Kaplan, 43, said that he still can’t have his husband on his health benefits but at least the ruling on DOMA might help clear some potential tax hurdles. The couple are now planning to adopt a child and feel the decision might keep that process simpler.

“Federally, we’re married and statewise we’re not so we’ve made progress but there is still more to do,” said the Edwardsville resident.

Smith said it was a great step forward but underscored the legislative patchwork on the issue, saying it was frustrating that in Iowa, they would be considered wedded while across the border in Illinois, they would be in a civil union and here in Missouri, their relationship wasn’t recognized at all.

“It’ll be nice when we’re married everywhere and not just a little here and a little there,” he said.

Sheri Benson, 46, of Defiance, Mo., formalized a domestic registry with her partner Michelle Reichert when they lived in St. Louis but she refuses to go out-of-state for a wedding ceremony because it won’t be recognized at home.

“If a heterosexual couple goes to Las Vegas to get married and then comes back to Missouri, they are still married,” said the Temple Emanuel member. “If I go to Iowa and come home, I’m spontaneously not married. That’s unacceptable to me.”

Reichert, 44, said the court’s decision went better than she thought it would. She recalled one commentator who felt same-sex unions might be legal nationwide in five years.

“I’m not sure I’m that optimistic but any progress is nice,” said Reichert.

The couple hopes to have their daughter as maid of honor should the ceremony ever be recognized here.

Margaux Buck-Yael, a rabbinic intern at B’nai Amoona who is also gay, lauded the decision.

“We are thrilled to see progress in the area of full civil rights for gay, lesbian and bisexual members of the community,” said Buck-Yael, who is studying at Jewish Theological Seminary to become a rabbi. “There’s a lot of work still to be done on the state level. There are still issues of housing discrimination and hate crimes that need to be dealt with but this is an absolutely huge step forward for all of us.”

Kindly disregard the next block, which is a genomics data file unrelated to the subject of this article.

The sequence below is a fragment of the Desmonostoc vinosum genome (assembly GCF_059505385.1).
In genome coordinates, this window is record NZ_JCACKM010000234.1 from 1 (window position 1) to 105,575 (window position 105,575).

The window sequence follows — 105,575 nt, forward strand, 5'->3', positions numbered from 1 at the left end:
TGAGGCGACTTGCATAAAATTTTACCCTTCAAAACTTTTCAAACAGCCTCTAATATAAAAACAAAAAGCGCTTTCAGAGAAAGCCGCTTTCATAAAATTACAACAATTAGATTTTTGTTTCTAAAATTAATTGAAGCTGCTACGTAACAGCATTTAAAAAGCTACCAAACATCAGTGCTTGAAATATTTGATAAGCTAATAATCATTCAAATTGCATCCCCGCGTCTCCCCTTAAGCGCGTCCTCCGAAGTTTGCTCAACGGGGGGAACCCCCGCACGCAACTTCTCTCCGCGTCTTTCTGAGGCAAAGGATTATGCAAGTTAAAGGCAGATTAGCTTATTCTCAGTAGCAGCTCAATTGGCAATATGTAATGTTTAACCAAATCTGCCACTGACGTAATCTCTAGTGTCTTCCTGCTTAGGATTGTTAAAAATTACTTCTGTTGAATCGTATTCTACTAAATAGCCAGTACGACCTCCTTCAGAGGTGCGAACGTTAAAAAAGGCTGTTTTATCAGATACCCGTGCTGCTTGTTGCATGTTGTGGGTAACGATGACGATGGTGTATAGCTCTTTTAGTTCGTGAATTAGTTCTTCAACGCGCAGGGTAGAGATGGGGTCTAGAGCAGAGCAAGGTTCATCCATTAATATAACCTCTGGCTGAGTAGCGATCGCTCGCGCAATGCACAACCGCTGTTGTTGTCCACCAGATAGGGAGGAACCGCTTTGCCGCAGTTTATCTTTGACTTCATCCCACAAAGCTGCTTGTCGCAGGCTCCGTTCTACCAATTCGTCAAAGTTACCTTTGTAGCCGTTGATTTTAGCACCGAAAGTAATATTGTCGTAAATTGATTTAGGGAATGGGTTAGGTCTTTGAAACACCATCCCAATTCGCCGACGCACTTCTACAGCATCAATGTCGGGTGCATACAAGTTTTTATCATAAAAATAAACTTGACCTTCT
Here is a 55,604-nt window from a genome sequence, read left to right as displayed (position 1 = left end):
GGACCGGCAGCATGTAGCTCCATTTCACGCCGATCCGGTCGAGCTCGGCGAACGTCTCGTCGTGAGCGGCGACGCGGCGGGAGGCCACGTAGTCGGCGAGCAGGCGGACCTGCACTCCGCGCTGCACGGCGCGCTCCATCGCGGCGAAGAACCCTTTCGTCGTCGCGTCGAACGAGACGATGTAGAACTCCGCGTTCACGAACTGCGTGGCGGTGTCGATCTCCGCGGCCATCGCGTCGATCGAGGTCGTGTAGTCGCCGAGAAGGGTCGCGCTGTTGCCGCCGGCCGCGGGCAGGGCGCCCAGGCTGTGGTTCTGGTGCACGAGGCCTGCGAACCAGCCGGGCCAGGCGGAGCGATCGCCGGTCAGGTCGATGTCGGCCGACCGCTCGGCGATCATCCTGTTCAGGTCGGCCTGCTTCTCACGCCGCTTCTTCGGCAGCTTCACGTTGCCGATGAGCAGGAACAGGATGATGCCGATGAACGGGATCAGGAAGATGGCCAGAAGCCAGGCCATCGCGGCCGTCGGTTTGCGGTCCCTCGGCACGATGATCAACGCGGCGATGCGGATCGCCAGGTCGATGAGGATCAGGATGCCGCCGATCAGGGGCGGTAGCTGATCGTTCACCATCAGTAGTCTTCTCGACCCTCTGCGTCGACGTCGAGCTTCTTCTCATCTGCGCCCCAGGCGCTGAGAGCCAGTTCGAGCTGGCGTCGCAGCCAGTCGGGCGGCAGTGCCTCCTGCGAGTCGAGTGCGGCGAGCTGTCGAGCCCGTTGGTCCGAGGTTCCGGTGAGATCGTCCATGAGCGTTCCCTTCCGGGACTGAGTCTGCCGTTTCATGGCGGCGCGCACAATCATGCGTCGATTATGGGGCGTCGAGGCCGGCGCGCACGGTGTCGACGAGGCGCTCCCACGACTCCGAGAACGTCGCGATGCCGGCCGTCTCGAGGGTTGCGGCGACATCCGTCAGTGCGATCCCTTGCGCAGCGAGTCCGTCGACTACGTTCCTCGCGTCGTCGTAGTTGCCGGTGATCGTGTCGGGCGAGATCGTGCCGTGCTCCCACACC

Many straight supporters were on hand as well. Despite a few raindrops, Shaare Emeth congregant Michele Siler, 49, was enjoying the day with her husband and children.

“Being someone who believes in family values, this decision affirms that people do value families no matter how they are made up,” said the St. Louis Countian. “I think it’s pro-family, pro-moms, pro-dads, pro-children.”

United Hebrew congregant Ryan Legow, was on hand to represent Next Dor, the Jewish youth-oriented venue on Waterman Boulevard, Legow said that he would have liked to have seen the high court go further against Proposition 8 but was satisfied overall. The 25-year-old noted that many people his age considered the decision to be more common sense than controversial.

Harriet Radinsky of newly merged congregation Kol Rinah, said it was vital to show her support.

“Since the Jewish community has had to fight for equality too in some ways, it means everything to know that we are celebrating with our brothers and sisters,” she said.

Not everyone got to experience a raucous march on the parade route. Jewish delegation co-chair Rick Isserman hung back to man the group’s information booth near downtown’s Soldiers Memorial where he said the crowd sometimes pressed in two or three people deep.

The CRC congregant said it was a sign of the times that so much of the community was on board with the event.

“The first parade, they had 48 people in the entire parade and they had five Jewish people, all from our congregation,” he said. “Now, we have 17 Jewish institutions supporting us.”

In some ways, attendee Samantha Fisher’s presence was truly unique marching among the Jewish contingent at this gay rights event. She was neither Jewish, nor gay. She simply attended with her family in support of friends at CRC. She has taken her 3-year-old to the parade every year of the toddler’s life.

 “I’m here because I want my daughter to grow up in a world where (she doesn’t) know any other reason to have a parade but for fun,” said Fisher.